I was watching an interview Texas Tribune Evan Smith did with Arianna Huffington in the beginning of May, and one part of the interview centered around building blog networks on the content-for-exposure vs. cash model.
Many bloggers with something to say got their start by either cross posting to blogging networks, or starting a blog on a platform by a recognized brand.
When I had a little more spare time on hand, I also posted original content at Fast Company, Marketing Profs Daily Fix, and cross posted to Social Media Today.
In all these cases, I had a strong relationship with the brand involved, it made a ton of sense to be associated with those networks. The Blog Herald actually paid writers per post.
My experience with all those networks has been very positive, and I'd say that a couple of them provided extra exposure for a new name like mine, at the time.
Content for exposure
To this day I still receive dozens of emails from people or companies that are looking to leverage the same model -- and they cite eyeballs I would not want to miss. A typical better pitch reads like this (protecting the innocents by wiping out names, emphasis mine):
I am reaching out to you because we are looking for quality guest bloggers who would like to contribute to Company Name. We cover a variety of marketing related topics, so you can write about anything that interests you, as long as it fits under the marketing umbrella.
We also provide you with the ability to add your own Author Bio at the end of every post you write. You can include an author picture and links back to your website/blog, twitter profile, Facebook fan page, etc... Each post will also be published on my twitter profile and Facebook Fan Page for additional exposure.
Wish I had thought of that cross posting thing there. Here's another one that would not provide details until after you join:
Why should you care? Reach! Exposure! Valuable community! A vehicle to extend your personal brand to people outside your specialty area within digital. Not to mention a few special privileges for members of...
Lots of enthusiasm in this pitch, which was a very long one even as it was canned. Say less of the right things and you won't need to say so much. And pre-qualify the bloggers you reach out to, it's not that difficult to do with so much information online. Maybe your response rate will go up.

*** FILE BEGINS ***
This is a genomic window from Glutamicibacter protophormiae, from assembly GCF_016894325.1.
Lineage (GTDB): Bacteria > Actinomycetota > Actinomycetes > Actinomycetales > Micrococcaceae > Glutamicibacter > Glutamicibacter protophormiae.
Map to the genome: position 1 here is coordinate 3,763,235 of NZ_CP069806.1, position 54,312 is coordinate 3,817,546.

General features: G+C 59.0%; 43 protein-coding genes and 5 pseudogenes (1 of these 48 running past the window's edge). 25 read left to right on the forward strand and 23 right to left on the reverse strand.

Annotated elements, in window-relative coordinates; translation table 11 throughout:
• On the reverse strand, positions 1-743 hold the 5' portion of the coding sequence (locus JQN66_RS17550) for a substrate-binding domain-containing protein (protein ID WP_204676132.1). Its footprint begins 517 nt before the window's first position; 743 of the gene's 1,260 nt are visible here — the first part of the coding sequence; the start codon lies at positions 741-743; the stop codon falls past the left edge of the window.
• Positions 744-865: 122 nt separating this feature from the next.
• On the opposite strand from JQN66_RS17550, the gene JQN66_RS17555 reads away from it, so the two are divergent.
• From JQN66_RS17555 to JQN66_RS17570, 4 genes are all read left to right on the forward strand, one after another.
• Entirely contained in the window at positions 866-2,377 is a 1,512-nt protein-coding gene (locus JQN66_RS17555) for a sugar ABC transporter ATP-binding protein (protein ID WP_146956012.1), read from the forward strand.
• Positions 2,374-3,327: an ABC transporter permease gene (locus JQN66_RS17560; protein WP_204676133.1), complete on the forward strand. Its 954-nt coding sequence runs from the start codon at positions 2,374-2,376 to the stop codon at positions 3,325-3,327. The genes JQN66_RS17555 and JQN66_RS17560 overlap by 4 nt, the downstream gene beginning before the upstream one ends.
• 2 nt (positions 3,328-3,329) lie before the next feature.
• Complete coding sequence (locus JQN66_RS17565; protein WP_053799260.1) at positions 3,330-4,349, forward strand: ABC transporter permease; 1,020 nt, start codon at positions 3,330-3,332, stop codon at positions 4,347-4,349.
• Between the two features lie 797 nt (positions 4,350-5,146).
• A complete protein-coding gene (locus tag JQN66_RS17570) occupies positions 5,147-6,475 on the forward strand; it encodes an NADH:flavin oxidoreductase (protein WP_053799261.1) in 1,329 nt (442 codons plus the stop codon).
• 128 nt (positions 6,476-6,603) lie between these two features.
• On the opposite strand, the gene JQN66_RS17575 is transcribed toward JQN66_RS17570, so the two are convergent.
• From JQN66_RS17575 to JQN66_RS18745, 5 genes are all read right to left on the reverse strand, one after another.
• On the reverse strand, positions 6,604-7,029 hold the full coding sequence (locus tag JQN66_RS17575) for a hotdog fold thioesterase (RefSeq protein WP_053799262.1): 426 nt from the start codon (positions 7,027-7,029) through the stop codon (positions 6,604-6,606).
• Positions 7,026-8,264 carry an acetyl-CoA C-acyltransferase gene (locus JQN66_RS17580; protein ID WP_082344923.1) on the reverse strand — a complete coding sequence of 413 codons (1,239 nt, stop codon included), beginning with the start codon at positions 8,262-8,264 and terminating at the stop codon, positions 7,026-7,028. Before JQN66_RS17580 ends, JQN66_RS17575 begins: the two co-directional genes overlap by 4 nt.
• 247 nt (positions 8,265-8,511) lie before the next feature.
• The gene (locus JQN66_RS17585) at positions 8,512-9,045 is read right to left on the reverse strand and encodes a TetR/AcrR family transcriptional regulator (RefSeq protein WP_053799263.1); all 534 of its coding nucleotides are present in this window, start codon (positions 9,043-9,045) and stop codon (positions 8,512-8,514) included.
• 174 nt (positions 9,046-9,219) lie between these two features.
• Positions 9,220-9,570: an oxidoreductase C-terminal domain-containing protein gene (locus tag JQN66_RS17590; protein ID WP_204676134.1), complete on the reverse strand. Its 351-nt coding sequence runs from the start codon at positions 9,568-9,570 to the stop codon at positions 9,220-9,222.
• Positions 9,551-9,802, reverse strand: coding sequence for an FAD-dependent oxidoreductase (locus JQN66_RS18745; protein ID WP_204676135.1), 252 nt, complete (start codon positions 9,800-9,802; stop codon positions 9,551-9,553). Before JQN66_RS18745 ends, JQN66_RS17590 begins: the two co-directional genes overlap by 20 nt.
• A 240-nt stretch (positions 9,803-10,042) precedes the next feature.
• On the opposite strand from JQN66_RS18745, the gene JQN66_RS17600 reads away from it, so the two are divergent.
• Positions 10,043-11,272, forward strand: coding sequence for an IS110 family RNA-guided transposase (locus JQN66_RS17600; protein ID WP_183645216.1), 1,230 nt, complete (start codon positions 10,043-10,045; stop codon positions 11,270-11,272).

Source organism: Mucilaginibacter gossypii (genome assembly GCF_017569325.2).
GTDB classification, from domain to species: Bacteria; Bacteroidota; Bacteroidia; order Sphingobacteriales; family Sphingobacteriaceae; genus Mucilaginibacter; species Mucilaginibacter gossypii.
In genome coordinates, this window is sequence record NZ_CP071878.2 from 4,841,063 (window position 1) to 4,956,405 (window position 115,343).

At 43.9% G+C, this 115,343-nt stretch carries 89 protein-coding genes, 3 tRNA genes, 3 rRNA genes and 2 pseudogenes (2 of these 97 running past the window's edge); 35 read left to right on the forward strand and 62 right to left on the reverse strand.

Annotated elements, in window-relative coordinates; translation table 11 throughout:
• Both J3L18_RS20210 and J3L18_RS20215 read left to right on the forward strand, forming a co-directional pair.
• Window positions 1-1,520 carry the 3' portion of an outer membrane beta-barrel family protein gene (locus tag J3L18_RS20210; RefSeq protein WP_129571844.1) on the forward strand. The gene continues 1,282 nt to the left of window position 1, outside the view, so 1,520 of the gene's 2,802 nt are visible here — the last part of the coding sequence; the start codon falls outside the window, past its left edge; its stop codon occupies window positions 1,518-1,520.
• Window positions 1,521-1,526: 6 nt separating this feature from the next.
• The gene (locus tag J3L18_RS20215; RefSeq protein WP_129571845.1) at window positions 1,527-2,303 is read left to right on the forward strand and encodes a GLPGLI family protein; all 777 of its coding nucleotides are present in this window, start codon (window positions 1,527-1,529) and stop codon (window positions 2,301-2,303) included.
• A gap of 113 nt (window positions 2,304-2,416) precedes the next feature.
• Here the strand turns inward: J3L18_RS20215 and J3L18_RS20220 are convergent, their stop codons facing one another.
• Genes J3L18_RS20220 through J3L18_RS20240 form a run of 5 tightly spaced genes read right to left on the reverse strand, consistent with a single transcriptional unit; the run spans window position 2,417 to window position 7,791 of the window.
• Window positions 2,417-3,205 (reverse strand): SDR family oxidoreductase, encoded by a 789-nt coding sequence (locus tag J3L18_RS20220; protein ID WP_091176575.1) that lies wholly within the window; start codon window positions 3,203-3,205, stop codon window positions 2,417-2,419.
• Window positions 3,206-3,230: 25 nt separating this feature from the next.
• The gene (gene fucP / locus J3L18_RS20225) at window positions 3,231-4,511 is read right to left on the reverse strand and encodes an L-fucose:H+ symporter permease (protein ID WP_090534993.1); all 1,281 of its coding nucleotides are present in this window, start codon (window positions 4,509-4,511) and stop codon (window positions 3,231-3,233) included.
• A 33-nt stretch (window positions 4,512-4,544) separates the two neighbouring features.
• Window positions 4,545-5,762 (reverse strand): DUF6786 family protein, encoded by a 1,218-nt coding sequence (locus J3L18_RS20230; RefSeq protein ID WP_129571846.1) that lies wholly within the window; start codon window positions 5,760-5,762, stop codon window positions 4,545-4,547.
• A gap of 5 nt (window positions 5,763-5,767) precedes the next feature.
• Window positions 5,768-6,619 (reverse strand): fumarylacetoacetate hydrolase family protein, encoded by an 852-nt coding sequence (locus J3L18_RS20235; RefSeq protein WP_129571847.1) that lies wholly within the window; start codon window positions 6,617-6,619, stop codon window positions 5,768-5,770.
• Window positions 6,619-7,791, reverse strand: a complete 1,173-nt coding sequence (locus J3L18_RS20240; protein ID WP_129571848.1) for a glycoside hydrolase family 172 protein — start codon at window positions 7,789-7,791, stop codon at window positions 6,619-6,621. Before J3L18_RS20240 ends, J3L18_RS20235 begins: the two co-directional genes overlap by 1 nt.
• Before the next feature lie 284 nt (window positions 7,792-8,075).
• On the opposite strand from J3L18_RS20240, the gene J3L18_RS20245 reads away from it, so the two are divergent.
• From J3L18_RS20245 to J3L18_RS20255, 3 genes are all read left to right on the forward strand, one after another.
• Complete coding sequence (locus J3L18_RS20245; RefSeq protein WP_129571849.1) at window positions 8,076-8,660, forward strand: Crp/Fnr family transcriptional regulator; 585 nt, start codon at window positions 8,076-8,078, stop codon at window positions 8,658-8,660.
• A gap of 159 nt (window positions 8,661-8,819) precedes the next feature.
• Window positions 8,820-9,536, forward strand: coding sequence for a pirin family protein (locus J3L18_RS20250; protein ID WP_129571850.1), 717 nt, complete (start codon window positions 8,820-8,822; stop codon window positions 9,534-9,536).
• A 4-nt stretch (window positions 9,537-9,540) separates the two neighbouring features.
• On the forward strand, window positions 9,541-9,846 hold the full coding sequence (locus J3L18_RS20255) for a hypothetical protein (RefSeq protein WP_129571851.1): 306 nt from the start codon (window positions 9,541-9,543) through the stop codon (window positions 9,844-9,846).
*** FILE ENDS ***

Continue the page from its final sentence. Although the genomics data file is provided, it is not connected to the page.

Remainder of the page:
It's not about you, it's about them
The biggest difficulty I have with this kind of proposition is that while there is a lot of value being placed on content by those networks who extend pitches, there is apparently little value being placed on the bloggers they reach out to.
For networks getting started, why not share a cut from the future revenues on the site if they're going to help you build it? I get it's a chicken and egg kind of thing. However, if you're reaching out to recognized names to borrow from their following and brand, you should consider what they get out of it.
How about established networks, is there value in posting there? I think so, with a caveat -- that if you're serious you need to do your homework. This is valid on both sides of the relationship. Where I write matters to me and I look at the quality of the publication and the people involved to make a determination.
Those networks promise exposure. I think the photography definition of exposure is fitting this conversation. Your goal is to gain visibility. The two may be connected, however without a bit of homework and a solid case on hand, you won't know that.
There are many more creative ways to gain visibility. Here are a few ideas:
- do something people find valuable
- write something extremely helpful
- go deep on a topic
- align with a specific group or niche
- start a group or niche
- get your search engine optimization down
Fitting a strategy
Consider your long term strategy. These networks have their own strategy. Many think the Huffington Post makes money off its blogger network. Other media companies are looking to do the same. And not everyone wants to build their own platform.
Valuable content is hard work. A typical post here takes me about 2-4 hours to research, validate, write, and edit. Some posts take me longer. When I asked the question on Twitter, I got many responses in this range, several at around 20 minutes.
Do you participate in other networks? Are you finding them a good source of traffic and referrals?
© 2010 Valeria Maltoni. All rights reserved.